Annual Performance-Based Financing Bonus Payments Motivate Local NGOs in Haiti

One of the representatives from a local NGO that met all the targets and received the annual bonus payment. {Kate Dilley/MSH.}Kate Dilley/MSH.

Management Sciences for Health’s (MSH) USAID-funded Santé pour le Développement et la Stabilité d’Haïti (SDSH) Project and its all-Haitian staff are working through a network of 27 nongovernmental organizations (NGOs) using performance-based financing contracts to provide primary health care—with a focus on maternal, newborn, and child health, HIV & AIDS services, and family planning services—to nearly half of Haiti’s population.

MSH establishes contracts with the NGOs to meet an established and agreed upon set of targets prior to release of funds. This health financing mechanism is a proven way to reinforce innovation, results, and accountability. SDSH works with the NGOs to support decentralization and strengthen capacity to provide high quality health care services in Haiti.

On January 7, 2011, annual bonus payments were paid to the NGOs. The annual bonus payment is paid out to the NGOs if they meet their agreed upon targets and is one of the key motivational factors for the NGOs in this network. This payment can be used to pay health workers an individual bonus, make infrastructure improvements to their facility, or procure other items for the health facilities. At the end of each contracting period the NGOs are required to randomly select indicators from each health area (maternal newborn child health, HIV & AIDS, family planning) on which their annual bonus payment will be based. Twelve of the 27 NGOs sent representatives to the MSH/Haiti office to select their indicators.

Indicators were printed and then cut out and folded into individual envelopes for each NGO to randomly select. The representatives met with the monitoring and evaluation team to pick the indicators, validate their results, sign their agreements, and begin the payment process.

Through this annual bonus payment process it is clear that performance-based financing has had a marked impact on the Haitian NGOs and their ability to provide high quality, well managed, health care.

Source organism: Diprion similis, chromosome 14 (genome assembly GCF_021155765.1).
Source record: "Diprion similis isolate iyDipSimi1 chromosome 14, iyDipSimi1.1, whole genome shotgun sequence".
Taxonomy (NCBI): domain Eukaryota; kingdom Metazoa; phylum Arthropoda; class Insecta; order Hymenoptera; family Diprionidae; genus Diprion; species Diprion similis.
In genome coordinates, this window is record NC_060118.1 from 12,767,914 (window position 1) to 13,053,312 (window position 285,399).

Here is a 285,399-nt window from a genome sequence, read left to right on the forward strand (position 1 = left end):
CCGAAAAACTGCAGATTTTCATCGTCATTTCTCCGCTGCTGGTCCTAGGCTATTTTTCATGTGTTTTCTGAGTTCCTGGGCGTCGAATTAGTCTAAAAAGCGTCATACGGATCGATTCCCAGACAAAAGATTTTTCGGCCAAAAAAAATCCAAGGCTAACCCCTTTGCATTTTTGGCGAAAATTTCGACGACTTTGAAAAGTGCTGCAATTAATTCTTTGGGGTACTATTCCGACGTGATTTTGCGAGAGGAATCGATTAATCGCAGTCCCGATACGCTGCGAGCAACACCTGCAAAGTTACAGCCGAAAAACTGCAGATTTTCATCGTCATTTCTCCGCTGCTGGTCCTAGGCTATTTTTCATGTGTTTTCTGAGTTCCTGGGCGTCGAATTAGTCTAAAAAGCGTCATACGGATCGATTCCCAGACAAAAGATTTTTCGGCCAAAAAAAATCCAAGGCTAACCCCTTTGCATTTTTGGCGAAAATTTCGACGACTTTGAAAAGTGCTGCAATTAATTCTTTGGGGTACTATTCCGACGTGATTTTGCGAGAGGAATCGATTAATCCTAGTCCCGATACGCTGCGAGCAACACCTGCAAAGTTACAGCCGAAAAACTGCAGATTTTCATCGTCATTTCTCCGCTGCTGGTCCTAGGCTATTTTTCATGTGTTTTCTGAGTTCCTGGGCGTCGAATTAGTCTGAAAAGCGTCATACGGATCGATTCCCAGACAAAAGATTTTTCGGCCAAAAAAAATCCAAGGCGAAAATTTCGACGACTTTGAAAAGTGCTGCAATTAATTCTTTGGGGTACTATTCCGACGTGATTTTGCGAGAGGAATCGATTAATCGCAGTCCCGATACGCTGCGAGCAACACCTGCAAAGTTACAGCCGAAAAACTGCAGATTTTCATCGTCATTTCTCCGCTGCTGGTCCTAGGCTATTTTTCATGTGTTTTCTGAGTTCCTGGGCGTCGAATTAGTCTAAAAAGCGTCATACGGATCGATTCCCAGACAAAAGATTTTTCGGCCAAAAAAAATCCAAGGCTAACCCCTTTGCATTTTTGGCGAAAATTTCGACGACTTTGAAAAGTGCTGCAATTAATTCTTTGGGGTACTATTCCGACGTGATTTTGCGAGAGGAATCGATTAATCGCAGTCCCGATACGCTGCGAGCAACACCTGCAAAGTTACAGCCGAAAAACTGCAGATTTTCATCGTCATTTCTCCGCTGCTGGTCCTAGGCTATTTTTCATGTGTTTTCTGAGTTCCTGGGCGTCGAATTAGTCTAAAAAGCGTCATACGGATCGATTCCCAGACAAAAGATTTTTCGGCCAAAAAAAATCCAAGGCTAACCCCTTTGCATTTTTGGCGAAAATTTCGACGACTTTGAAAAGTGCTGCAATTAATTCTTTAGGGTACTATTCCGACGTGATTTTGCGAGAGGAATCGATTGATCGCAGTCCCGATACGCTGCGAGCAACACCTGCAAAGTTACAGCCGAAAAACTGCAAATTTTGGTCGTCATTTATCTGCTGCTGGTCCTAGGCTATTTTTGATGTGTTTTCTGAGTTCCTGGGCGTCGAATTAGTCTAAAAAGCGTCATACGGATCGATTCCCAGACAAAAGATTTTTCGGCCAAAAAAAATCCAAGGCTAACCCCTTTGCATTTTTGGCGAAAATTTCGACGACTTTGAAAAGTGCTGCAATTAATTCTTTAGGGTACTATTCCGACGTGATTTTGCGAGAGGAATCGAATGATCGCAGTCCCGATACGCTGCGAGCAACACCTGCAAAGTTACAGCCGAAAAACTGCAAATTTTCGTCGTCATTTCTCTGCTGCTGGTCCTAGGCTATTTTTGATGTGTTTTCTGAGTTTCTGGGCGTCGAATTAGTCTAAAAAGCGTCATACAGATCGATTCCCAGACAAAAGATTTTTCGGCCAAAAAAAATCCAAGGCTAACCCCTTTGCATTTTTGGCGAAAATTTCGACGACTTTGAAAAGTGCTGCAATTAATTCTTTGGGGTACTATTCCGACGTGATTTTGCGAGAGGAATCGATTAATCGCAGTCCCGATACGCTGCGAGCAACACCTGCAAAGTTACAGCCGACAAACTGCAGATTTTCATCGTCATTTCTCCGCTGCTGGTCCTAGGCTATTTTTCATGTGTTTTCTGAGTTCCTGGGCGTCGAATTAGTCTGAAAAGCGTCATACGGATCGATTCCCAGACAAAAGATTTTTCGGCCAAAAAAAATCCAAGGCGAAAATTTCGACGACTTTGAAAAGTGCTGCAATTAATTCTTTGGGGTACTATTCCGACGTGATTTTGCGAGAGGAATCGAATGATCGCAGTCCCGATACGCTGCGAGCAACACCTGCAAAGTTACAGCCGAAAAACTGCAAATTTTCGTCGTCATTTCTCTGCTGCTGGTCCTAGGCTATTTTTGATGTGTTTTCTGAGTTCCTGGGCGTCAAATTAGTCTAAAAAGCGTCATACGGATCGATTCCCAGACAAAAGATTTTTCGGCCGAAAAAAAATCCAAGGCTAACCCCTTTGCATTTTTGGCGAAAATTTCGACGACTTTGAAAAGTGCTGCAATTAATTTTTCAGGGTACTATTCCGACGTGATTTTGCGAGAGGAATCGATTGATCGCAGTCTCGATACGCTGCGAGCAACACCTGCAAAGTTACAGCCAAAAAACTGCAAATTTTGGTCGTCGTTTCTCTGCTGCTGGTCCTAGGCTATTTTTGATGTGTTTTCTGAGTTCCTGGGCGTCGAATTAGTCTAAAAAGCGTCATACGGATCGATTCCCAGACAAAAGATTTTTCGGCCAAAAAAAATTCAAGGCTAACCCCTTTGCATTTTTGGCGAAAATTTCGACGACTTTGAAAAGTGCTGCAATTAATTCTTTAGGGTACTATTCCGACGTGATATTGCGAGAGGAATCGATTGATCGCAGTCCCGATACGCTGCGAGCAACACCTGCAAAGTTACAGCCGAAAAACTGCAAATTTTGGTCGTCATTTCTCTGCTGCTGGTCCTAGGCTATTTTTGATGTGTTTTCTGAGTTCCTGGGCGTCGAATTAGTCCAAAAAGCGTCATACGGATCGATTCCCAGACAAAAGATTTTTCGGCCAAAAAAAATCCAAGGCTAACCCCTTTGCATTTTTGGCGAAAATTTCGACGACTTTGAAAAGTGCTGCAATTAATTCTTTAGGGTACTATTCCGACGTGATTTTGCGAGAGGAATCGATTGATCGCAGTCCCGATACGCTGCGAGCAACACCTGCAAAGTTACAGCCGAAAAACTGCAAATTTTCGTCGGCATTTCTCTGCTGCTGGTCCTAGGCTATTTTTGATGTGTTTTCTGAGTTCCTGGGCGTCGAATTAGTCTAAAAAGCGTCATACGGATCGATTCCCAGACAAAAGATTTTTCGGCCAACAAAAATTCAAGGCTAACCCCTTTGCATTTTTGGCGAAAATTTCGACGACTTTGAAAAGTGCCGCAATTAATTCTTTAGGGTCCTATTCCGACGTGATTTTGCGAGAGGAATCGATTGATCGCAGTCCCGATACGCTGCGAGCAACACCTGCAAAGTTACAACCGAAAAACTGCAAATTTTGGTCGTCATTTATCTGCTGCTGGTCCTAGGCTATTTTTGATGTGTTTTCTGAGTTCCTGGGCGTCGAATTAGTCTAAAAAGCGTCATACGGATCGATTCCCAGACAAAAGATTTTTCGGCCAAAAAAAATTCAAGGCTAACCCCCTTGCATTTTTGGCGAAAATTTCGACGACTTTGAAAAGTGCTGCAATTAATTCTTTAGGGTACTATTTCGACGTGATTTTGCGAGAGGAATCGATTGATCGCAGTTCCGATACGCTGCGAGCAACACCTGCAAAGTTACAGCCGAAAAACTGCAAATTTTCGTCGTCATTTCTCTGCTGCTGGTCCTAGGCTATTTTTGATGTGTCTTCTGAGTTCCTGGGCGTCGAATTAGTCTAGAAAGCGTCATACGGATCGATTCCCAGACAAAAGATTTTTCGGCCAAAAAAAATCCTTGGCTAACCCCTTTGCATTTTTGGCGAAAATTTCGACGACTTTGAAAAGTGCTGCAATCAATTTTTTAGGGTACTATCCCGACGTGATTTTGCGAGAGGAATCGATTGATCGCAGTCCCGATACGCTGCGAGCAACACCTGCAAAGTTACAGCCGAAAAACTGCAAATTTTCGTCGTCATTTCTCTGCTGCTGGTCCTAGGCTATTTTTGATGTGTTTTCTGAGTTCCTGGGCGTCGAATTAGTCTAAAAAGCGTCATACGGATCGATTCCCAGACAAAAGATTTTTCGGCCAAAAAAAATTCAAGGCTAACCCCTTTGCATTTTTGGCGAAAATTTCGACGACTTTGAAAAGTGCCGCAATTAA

SDSH provides technical support to the NGOs when needed, including helping NGOs draft plans to get back on track for missed targets. One of the NGOs missed their HIV & AIDS targets, but with support from SDSH, it was determined that the missed target was due to the cholera epidemic and the inability to provide HIV tests. The clinic then established a separate place to provide HIV tests effectively.

Association d’entre-aide des dame-mariens (AEADMA) is one of the NGOs supported by SDSH. AEADMA met all of their targets for 2010, and thus received 100% of their bonus payment. AEADMA constantly works to improve their management, making sure that all staff and employees meet their targets. “PBF has developed a culture of results. The challenge is to always be among the well performing organizations,” said Pierre Michel Antoine, an AEADMA employee.

AEADMA holds individual staff members accountable through monthly update meetings, to track progress and see where individual health care workers are having trouble.

The SDSH project, funded by USAID and implemented by MSH, supports 27 NGOs in Haiti’s 10 Departments (districts) to deliver an integrated package of primary health services in 147 fixed health facilities (service delivery points) and in the communities surrounding the health facilities. SDSH supports over 1,500 community health workers, and over 4,000 trained community-based traditional birth attendants.

SDSH is an MSH-led collaboration of Johns Hopkins Bloomberg School of Public Health/Center for Communications Programs (CCP), AIDS Healthcare Foundation (AHF), JHPIEGO, and Foundation pour la Sante Reproductrice et l’Education Familiale (FORSREF) with USAID, the Government of Haiti, local NGOs, community leaders, and the commercial private sector.

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